Today, Vermont became the first state to pass legislation calling for a Constitutional Convention to change our the country’s campaign finance laws. 33 states would have to join them to overturn Citizen’s United, but there are groups all across the nation working with local state legislatures to work towards this goal.
The focus of the effort is on Citizens United, although the most recent case of the Supreme Court selling out the United States of America, McCutcheon, is also in the sights of reform. Given both of these are Supreme Court rulings, there’s only a two avenues of reform left for the American people: a Congressional amendment, which is unlikely given the current state of the government, or a congressional convention, which is formed by 34 states.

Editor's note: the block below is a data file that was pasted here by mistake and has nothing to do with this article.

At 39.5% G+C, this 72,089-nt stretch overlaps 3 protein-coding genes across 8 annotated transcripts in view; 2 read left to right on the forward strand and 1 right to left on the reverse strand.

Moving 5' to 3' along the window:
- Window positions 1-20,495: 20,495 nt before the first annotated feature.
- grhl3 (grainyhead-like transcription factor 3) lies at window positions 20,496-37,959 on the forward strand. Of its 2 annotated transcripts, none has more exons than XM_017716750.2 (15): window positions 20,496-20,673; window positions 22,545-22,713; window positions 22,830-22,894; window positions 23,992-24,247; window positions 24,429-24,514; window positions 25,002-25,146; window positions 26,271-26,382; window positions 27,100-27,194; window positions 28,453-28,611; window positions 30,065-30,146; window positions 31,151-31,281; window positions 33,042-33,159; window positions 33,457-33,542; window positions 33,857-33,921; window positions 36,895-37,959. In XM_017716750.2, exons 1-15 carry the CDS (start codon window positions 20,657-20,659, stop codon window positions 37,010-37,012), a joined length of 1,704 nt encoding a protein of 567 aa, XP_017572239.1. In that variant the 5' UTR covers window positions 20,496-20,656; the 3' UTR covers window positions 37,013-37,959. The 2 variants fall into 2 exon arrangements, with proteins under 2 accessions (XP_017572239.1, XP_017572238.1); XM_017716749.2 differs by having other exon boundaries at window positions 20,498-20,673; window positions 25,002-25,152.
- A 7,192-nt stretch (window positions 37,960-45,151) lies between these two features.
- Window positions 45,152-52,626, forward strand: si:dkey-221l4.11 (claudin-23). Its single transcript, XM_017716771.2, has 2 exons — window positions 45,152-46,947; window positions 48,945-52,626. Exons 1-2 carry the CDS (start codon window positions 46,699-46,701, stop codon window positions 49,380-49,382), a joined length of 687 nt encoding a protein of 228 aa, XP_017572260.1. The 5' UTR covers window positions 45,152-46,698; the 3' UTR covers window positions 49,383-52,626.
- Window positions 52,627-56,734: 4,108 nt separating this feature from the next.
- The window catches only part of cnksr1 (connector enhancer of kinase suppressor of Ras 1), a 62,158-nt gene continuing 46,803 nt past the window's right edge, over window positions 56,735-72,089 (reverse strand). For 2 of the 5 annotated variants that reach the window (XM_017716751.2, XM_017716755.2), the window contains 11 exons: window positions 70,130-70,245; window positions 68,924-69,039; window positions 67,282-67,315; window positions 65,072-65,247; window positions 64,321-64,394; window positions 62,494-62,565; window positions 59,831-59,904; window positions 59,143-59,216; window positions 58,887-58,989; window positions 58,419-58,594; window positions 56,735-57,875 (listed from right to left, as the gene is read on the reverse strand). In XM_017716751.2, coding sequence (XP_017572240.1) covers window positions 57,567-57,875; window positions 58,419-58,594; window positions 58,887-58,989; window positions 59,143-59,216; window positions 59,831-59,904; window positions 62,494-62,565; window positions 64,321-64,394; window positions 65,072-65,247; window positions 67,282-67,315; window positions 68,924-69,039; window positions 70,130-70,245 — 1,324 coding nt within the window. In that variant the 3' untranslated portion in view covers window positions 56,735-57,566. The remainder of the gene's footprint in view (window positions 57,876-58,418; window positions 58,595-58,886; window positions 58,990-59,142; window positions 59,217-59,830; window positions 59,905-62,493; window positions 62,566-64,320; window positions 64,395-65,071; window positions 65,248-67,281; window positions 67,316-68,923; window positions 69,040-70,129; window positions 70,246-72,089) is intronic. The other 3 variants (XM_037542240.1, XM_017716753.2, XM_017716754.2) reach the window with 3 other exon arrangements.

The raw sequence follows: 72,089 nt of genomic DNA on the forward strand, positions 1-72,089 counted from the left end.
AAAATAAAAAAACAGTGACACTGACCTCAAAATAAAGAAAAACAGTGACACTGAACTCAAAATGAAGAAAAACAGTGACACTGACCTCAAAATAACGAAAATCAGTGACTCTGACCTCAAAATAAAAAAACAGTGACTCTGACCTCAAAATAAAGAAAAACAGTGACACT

State Senator Ginny Lyons (D-Chittenden) sponsored the resolution and has been leading the charge for reform since March, when it passed the Vermont State Senate 25-2. When the legislation passed, Lyons said:
[box type=”shadow”]We’re sending a strong message to our Congress and to other states that we would like to see changes to overturn the Citizens United decision. It’s upsetting the balance of our electoral process. It’s our generation’s greatest responsibility to restore free elections.[/box]
Today, as a response to the vote, Lyons continued the theme by saying “The fact is that because of the Citizen’s United decision, because of McCutcheon, and other Supreme Court decisions, there’s really no other way to resolve this problem.”
She acknowledges that a state convention has never happened before, but these are desperate times for our democracy. And desperate times call for desperate measures. This is a major turning point for our country, hopefully setting us on the road to reform.
You can watch a May 2013 NECN.com report on the Vermont bill: